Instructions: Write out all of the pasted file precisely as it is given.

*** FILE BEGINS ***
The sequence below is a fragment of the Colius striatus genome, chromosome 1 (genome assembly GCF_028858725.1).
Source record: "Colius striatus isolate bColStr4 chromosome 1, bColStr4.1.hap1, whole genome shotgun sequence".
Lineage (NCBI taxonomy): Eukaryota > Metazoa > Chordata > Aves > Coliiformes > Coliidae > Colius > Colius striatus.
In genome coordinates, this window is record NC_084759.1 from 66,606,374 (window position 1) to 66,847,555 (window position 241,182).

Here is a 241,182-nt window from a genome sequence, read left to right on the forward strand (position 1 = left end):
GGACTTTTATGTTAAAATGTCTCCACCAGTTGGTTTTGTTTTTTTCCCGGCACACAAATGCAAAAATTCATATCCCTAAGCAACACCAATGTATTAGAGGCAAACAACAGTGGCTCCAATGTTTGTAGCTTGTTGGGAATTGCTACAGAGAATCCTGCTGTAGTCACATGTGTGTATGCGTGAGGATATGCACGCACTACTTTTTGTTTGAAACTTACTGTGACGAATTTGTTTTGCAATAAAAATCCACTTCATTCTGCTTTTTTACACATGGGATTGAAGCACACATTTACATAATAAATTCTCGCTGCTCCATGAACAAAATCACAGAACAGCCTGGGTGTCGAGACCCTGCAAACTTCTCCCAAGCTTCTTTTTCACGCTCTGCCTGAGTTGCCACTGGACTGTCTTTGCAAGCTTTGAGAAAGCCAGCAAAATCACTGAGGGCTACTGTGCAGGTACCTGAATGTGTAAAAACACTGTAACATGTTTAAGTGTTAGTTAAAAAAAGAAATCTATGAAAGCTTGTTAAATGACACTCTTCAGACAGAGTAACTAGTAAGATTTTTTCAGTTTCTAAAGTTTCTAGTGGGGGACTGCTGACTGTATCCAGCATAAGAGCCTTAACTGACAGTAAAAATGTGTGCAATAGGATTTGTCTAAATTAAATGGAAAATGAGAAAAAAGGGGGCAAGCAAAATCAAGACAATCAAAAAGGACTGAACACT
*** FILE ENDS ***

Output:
The sequence below is a fragment of the Colius striatus genome, chromosome 1 (genome assembly GCF_028858725.1).
Source record: "Colius striatus isolate bColStr4 chromosome 1, bColStr4.1.hap1, whole genome shotgun sequence".
Lineage (NCBI taxonomy): Eukaryota > Metazoa > Chordata > Aves > Coliiformes > Coliidae > Colius > Colius striatus.
In genome coordinates, this window is record NC_084759.1 from 66,606,374 (window position 1) to 66,847,555 (window position 241,182).

Here is a 241,182-nt window from a genome sequence, read left to right on the forward strand (position 1 = left end):
GGACTTTTATGTTAAAATGTCTCCACCAGTTGGTTTTGTTTTTTTCCCGGCACACAAATGCAAAAATTCATATCCCTAAGCAACACCAATGTATTAGAGGCAAACAACAGTGGCTCCAATGTTTGTAGCTTGTTGGGAATTGCTACAGAGAATCCTGCTGTAGTCACATGTGTGTATGCGTGAGGATATGCACGCACTACTTTTTGTTTGAAACTTACTGTGACGAATTTGTTTTGCAATAAAAATCCACTTCATTCTGCTTTTTTACACATGGGATTGAAGCACACATTTACATAATAAATTCTCGCTGCTCCATGAACAAAATCACAGAACAGCCTGGGTGTCGAGACCCTGCAAACTTCTCCCAAGCTTCTTTTTCACGCTCTGCCTGAGTTGCCACTGGACTGTCTTTGCAAGCTTTGAGAAAGCCAGCAAAATCACTGAGGGCTACTGTGCAGGTACCTGAATGTGTAAAAACACTGTAACATGTTTAAGTGTTAGTTAAAAAAAGAAATCTATGAAAGCTTGTTAAATGACACTCTTCAGACAGAGTAACTAGTAAGATTTTTTCAGTTTCTAAAGTTTCTAGTGGGGGACTGCTGACTGTATCCAGCATAAGAGCCTTAACTGACAGTAAAAATGTGTGCAATAGGATTTGTCTAAATTAAATGGAAAATGAGAAAAAAGGGGGCAAGCAAAATCAAGACAATCAAAAAGGACTGAACACT